By John Leyden
21st November 2007
The German government has reportedly started hiring coders to develop
"white hat" malware capable of covertly hacking into terrorists' PCs.
The recruitment push signals that the German government is going ahead
with controversial plans, yet to be legally approved, to develop "remote
forensic software" (AKA a law enforcement Trojan). BKA federal police
have been directed by the Interior Ministry to resume the initiative and
hire two "specialists" , AAP  reports.
Proposals to give explicit permission for law enforcement officials to
plant malware stem from a Federal Court ruling earlier this year
declaring clandestine searches of suspects' computers to be inadmissible
as evidence, pending a law regulating the practice. Germany's Federal
Court of Justice said the practice was not covered by existing
The former East Germany, and the country as a whole before the war, has
a dark history of official surveillance. The idea of a law enforcement
Trojan has sparked a fierce civil liberties debate, as well as
objections from the IT security community.
Geoff Sweeney, CTO with security firm Tier-3, said since the Trojans
will almost certainly be launched against suspects disguised as a
harmless email, they pose a serious IT security threat if they fall into
the wrong hands.
"Reworking of malware goes on all the time. If these Trojans are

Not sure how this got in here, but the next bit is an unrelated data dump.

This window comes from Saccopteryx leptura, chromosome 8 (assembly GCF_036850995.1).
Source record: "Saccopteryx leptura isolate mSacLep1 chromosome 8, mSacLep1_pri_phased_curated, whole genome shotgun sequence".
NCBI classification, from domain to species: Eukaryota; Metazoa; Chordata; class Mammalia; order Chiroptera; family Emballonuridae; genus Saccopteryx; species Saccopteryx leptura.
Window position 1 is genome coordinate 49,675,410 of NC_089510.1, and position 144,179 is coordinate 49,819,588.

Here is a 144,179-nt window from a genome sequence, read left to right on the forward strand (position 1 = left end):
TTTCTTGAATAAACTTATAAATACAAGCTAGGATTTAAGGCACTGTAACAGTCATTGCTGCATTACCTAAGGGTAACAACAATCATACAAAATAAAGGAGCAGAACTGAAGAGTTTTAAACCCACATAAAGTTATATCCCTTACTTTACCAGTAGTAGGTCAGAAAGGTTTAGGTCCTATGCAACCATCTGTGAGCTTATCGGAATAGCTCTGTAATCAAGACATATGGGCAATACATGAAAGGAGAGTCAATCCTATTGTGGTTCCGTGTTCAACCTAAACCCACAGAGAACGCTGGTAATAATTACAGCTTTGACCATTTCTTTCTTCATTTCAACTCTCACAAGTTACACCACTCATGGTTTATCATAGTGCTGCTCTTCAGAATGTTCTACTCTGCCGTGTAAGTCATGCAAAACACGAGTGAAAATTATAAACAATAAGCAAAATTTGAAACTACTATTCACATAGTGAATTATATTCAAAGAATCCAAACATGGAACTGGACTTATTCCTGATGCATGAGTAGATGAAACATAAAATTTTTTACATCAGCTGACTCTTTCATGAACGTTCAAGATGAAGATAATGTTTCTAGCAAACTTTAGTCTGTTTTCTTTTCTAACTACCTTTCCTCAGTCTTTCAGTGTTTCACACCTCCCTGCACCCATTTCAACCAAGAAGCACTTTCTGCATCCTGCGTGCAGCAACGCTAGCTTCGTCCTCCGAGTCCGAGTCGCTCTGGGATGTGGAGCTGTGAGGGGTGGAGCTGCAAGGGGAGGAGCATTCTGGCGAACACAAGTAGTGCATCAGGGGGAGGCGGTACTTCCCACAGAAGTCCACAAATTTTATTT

developed specifically for German anti-terrorist usage, it's almost
certain that conventional IT security software will have no protection
against their usage on civilian PCs," he said.
Law enforcement Trojans, under active consideration in Austria as well
as Germany, are a thoroughly bad idea.
Would-be terrorists need only use Ubuntu Linux to avoid the ploy. And
even if they stuck with Windows their anti-virus software might detect
the malware. Anti-virus firms that accede to law enforcement demands to
turn a blind eye to state-sanctioned malware risk undermining trust in
their software, as evidenced by the fuss created when similar plans for
a "Magic Lantern" Trojan for law enforcement surfaced some years ago.
Even if, for arguments sake, security firms ignore state-sanctions from
the US and Germany, would they also ignore Trojans from the Chinese
People's Liberation Army or Nigeria?
 Germany has no shortage of convicted VXers potentially up to the job
of writing malware. Most notable is Sven Jaschan, self-confessed
author of the infamous Sasser worm. Jan de Wit, infamous author of
the Anna Kournikova worm, comes from the Netherlands, just over the
border with Germany. Thanks to EU rules on free movement of labour,
he might also be eligible to apply.
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